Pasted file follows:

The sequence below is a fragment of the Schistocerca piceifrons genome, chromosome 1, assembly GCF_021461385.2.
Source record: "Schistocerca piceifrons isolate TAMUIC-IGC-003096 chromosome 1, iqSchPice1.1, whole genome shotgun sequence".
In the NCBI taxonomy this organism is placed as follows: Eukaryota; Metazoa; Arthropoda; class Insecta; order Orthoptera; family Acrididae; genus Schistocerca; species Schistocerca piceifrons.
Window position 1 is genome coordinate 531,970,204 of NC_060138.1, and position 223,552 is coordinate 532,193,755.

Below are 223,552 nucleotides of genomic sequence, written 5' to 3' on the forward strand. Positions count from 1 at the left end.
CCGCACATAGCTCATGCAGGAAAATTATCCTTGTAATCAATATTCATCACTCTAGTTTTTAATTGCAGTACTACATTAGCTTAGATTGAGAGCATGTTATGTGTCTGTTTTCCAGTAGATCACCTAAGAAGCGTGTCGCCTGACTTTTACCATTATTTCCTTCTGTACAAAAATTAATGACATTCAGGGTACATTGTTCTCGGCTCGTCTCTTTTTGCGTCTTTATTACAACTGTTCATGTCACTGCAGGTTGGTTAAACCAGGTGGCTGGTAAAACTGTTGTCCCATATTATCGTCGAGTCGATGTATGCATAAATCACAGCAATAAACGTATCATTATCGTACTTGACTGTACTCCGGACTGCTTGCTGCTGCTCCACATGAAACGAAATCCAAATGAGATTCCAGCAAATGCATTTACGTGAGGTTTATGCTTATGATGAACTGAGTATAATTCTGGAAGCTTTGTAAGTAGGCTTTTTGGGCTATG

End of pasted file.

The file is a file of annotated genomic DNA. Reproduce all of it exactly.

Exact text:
The sequence below is a fragment of the Schistocerca piceifrons genome, chromosome 1, assembly GCF_021461385.2.
Source record: "Schistocerca piceifrons isolate TAMUIC-IGC-003096 chromosome 1, iqSchPice1.1, whole genome shotgun sequence".
In the NCBI taxonomy this organism is placed as follows: Eukaryota; Metazoa; Arthropoda; class Insecta; order Orthoptera; family Acrididae; genus Schistocerca; species Schistocerca piceifrons.
Window position 1 is genome coordinate 531,970,204 of NC_060138.1, and position 223,552 is coordinate 532,193,755.

Below are 223,552 nucleotides of genomic sequence, written 5' to 3' on the forward strand. Positions count from 1 at the left end.
CCGCACATAGCTCATGCAGGAAAATTATCCTTGTAATCAATATTCATCACTCTAGTTTTTAATTGCAGTACTACATTAGCTTAGATTGAGAGCATGTTATGTGTCTGTTTTCCAGTAGATCACCTAAGAAGCGTGTCGCCTGACTTTTACCATTATTTCCTTCTGTACAAAAATTAATGACATTCAGGGTACATTGTTCTCGGCTCGTCTCTTTTTGCGTCTTTATTACAACTGTTCATGTCACTGCAGGTTGGTTAAACCAGGTGGCTGGTAAAACTGTTGTCCCATATTATCGTCGAGTCGATGTATGCATAAATCACAGCAATAAACGTATCATTATCGTACTTGACTGTACTCCGGACTGCTTGCTGCTGCTCCACATGAAACGAAATCCAAATGAGATTCCAGCAAATGCATTTACGTGAGGTTTATGCTTATGATGAACTGAGTATAATTCTGGAAGCTTTGTAAGTAGGCTTTTTGGGCTATG